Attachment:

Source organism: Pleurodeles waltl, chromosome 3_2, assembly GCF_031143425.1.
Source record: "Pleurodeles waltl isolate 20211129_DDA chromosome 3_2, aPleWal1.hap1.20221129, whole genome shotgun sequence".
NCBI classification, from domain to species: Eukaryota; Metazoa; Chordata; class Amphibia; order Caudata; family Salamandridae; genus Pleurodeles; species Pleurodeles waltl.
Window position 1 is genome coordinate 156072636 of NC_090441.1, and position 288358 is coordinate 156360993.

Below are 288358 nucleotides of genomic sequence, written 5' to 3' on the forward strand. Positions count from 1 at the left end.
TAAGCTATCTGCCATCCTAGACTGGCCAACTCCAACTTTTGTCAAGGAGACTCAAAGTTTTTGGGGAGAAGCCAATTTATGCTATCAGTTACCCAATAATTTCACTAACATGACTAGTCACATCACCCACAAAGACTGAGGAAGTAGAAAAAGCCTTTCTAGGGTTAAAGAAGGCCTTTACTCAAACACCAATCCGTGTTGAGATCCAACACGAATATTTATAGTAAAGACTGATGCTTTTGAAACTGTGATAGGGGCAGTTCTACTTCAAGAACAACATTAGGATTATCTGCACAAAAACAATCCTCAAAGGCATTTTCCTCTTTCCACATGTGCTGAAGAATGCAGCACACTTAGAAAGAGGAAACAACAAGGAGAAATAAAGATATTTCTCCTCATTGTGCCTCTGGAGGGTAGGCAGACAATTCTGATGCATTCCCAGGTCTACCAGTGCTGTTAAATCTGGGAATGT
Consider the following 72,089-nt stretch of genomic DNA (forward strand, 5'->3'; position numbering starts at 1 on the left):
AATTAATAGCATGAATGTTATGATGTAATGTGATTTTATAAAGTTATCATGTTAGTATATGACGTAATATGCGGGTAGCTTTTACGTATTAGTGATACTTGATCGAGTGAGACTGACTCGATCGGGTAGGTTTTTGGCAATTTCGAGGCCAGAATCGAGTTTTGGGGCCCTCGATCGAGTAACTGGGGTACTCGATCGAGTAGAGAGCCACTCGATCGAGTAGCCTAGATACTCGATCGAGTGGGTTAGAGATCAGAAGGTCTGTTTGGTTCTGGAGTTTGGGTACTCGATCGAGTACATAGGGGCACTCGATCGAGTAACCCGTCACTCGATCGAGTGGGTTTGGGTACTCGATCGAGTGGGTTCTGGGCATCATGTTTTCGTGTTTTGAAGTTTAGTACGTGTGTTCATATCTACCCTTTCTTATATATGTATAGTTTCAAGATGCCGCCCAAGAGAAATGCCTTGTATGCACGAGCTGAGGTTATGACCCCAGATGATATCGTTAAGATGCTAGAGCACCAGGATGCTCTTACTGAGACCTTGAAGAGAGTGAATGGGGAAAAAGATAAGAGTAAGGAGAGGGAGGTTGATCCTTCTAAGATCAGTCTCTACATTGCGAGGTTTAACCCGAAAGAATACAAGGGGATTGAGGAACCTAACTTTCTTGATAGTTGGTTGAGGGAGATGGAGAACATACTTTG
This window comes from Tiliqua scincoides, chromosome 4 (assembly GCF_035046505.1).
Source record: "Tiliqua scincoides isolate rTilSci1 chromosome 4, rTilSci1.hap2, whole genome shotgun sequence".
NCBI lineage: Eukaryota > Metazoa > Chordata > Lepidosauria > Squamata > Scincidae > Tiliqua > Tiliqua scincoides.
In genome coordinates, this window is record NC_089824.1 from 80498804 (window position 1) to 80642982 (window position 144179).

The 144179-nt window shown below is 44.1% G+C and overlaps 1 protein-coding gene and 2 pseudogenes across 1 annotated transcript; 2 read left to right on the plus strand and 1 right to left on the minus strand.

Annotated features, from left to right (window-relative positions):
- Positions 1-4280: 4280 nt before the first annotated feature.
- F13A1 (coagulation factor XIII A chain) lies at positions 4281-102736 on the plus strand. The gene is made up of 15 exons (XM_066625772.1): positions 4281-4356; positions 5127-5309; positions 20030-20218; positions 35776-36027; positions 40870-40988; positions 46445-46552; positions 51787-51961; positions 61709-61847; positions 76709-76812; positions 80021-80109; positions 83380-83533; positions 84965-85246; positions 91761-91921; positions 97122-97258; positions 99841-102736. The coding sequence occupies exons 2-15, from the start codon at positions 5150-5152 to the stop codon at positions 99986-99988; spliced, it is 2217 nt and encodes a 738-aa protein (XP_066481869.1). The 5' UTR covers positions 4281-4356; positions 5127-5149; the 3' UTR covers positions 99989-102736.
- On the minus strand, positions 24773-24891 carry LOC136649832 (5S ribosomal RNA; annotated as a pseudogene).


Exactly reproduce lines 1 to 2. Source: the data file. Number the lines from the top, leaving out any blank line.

Source organism: Pleurodeles waltl, chromosome 3_2, assembly GCF_031143425.1.
Source record: "Pleurodeles waltl isolate 20211129_DDA chromosome 3_2, aPleWal1.hap1.20221129, whole genome shotgun sequence".